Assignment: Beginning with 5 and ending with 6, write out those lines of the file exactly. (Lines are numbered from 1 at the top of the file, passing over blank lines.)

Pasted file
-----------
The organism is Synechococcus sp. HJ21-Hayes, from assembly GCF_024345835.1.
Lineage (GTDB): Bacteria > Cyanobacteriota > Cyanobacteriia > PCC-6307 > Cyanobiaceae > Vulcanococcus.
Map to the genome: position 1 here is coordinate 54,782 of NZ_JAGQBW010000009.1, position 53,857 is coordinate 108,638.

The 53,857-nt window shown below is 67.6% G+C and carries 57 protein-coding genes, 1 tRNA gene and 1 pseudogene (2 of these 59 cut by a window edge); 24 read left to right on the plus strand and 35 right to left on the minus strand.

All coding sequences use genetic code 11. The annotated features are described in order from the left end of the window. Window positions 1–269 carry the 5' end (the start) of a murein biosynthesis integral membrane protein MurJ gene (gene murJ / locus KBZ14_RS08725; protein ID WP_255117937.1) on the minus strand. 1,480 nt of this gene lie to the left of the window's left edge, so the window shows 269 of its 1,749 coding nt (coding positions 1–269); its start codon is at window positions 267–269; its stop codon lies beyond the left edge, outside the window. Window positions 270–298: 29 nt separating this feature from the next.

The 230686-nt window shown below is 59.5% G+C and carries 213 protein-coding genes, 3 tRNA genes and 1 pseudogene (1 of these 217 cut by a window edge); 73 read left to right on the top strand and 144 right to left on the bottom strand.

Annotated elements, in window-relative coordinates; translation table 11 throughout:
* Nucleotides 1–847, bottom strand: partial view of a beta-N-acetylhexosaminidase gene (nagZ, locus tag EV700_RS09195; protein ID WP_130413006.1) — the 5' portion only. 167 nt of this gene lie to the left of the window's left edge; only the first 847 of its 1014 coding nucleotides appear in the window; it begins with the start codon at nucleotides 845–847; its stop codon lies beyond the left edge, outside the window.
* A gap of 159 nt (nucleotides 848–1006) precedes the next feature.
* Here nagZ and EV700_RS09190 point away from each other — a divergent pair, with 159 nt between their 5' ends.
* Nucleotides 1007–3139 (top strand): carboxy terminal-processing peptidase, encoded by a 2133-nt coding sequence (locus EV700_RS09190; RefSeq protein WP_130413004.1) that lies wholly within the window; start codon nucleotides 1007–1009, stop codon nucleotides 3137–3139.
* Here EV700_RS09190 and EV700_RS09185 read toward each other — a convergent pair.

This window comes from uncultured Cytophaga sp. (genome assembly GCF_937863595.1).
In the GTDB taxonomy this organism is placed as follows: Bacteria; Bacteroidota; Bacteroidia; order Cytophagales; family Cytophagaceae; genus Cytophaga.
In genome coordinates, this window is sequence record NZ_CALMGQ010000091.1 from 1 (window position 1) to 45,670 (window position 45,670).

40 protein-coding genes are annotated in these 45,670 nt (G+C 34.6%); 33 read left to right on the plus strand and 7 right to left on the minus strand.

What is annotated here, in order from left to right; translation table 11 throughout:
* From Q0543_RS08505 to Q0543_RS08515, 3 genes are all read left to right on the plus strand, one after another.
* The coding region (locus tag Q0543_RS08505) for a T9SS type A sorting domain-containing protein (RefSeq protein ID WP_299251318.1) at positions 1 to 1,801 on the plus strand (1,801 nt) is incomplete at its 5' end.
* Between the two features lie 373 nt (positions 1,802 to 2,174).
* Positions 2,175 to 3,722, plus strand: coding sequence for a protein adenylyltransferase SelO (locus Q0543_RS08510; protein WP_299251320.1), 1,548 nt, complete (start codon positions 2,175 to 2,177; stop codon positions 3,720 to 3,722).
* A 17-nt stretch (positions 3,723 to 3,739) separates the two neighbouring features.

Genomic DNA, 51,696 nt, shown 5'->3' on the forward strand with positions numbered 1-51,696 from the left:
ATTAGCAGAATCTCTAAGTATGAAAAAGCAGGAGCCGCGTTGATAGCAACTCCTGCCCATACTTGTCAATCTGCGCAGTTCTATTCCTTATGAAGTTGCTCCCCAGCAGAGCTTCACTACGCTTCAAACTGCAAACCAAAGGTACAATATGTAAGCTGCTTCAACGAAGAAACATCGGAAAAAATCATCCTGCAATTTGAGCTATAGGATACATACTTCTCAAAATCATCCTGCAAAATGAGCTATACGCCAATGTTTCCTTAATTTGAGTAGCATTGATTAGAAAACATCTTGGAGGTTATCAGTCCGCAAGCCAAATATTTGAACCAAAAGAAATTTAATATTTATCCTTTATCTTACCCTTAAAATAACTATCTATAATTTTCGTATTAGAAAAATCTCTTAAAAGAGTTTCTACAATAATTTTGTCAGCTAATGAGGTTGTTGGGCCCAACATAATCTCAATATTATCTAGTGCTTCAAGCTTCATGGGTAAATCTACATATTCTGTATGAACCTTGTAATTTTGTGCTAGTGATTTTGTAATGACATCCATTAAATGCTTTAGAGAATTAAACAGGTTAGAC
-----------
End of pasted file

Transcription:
All coding sequences use genetic code 11. The annotated features are described in order from the left end of the window. Window positions 1–269 carry the 5' end (the start) of a murein biosynthesis integral membrane protein MurJ gene (gene murJ / locus KBZ14_RS08725; protein ID WP_255117937.1) on the minus strand. 1,480 nt of this gene lie to the left of the window's left edge, so the window shows 269 of its 1,749 coding nt (coding positions 1–269); its start codon is at window positions 267–269; its stop codon lies beyond the left edge, outside the window. Window positions 270–298: 29 nt separating this feature from the next.

The 230686-nt window shown below is 59.5% G+C and carries 213 protein-coding genes, 3 tRNA genes and 1 pseudogene (1 of these 217 cut by a window edge); 73 read left to right on the top strand and 144 right to left on the bottom strand.